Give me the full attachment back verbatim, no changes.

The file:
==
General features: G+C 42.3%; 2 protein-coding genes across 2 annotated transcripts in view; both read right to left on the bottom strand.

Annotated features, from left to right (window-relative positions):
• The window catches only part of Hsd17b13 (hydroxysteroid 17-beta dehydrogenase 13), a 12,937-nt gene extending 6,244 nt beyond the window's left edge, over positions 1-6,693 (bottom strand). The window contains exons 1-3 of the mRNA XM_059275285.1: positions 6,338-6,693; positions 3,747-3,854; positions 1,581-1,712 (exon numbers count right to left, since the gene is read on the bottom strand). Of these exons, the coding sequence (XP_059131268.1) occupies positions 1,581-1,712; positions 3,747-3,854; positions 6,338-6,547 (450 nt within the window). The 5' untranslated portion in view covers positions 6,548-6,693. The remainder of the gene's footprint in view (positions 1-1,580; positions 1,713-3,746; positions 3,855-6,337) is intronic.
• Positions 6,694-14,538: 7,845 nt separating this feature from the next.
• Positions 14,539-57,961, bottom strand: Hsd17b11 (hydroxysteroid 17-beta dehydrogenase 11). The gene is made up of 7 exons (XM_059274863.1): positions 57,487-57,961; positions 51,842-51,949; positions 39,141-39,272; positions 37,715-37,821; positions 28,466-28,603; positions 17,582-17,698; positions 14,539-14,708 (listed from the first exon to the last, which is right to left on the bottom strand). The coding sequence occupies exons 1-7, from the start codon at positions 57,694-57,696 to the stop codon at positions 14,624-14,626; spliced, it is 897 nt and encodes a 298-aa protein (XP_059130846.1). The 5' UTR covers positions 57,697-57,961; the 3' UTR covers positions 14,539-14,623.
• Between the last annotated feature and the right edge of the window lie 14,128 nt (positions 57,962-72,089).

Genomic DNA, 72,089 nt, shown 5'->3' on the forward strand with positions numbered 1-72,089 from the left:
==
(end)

General features: G+C 42.3%; 2 protein-coding genes across 2 annotated transcripts in view; both read right to left on the bottom strand.

Annotated features, from left to right (window-relative positions):
• The window catches only part of Hsd17b13 (hydroxysteroid 17-beta dehydrogenase 13), a 12,937-nt gene extending 6,244 nt beyond the window's left edge, over positions 1-6,693 (bottom strand). The window contains exons 1-3 of the mRNA XM_059275285.1: positions 6,338-6,693; positions 3,747-3,854; positions 1,581-1,712 (exon numbers count right to left, since the gene is read on the bottom strand). Of these exons, the coding sequence (XP_059131268.1) occupies positions 1,581-1,712; positions 3,747-3,854; positions 6,338-6,547 (450 nt within the window). The 5' untranslated portion in view covers positions 6,548-6,693. The remainder of the gene's footprint in view (positions 1-1,580; positions 1,713-3,746; positions 3,855-6,337) is intronic.
• Positions 6,694-14,538: 7,845 nt separating this feature from the next.
• Positions 14,539-57,961, bottom strand: Hsd17b11 (hydroxysteroid 17-beta dehydrogenase 11). The gene is made up of 7 exons (XM_059274863.1): positions 57,487-57,961; positions 51,842-51,949; positions 39,141-39,272; positions 37,715-37,821; positions 28,466-28,603; positions 17,582-17,698; positions 14,539-14,708 (listed from the first exon to the last, which is right to left on the bottom strand). The coding sequence occupies exons 1-7, from the start codon at positions 57,694-57,696 to the stop codon at positions 14,624-14,626; spliced, it is 897 nt and encodes a 298-aa protein (XP_059130846.1). The 5' UTR covers positions 57,697-57,961; the 3' UTR covers positions 14,539-14,623.
• Between the last annotated feature and the right edge of the window lie 14,128 nt (positions 57,962-72,089).

Genomic DNA, 72,089 nt, shown 5'->3' on the forward strand with positions numbered 1-72,089 from the left: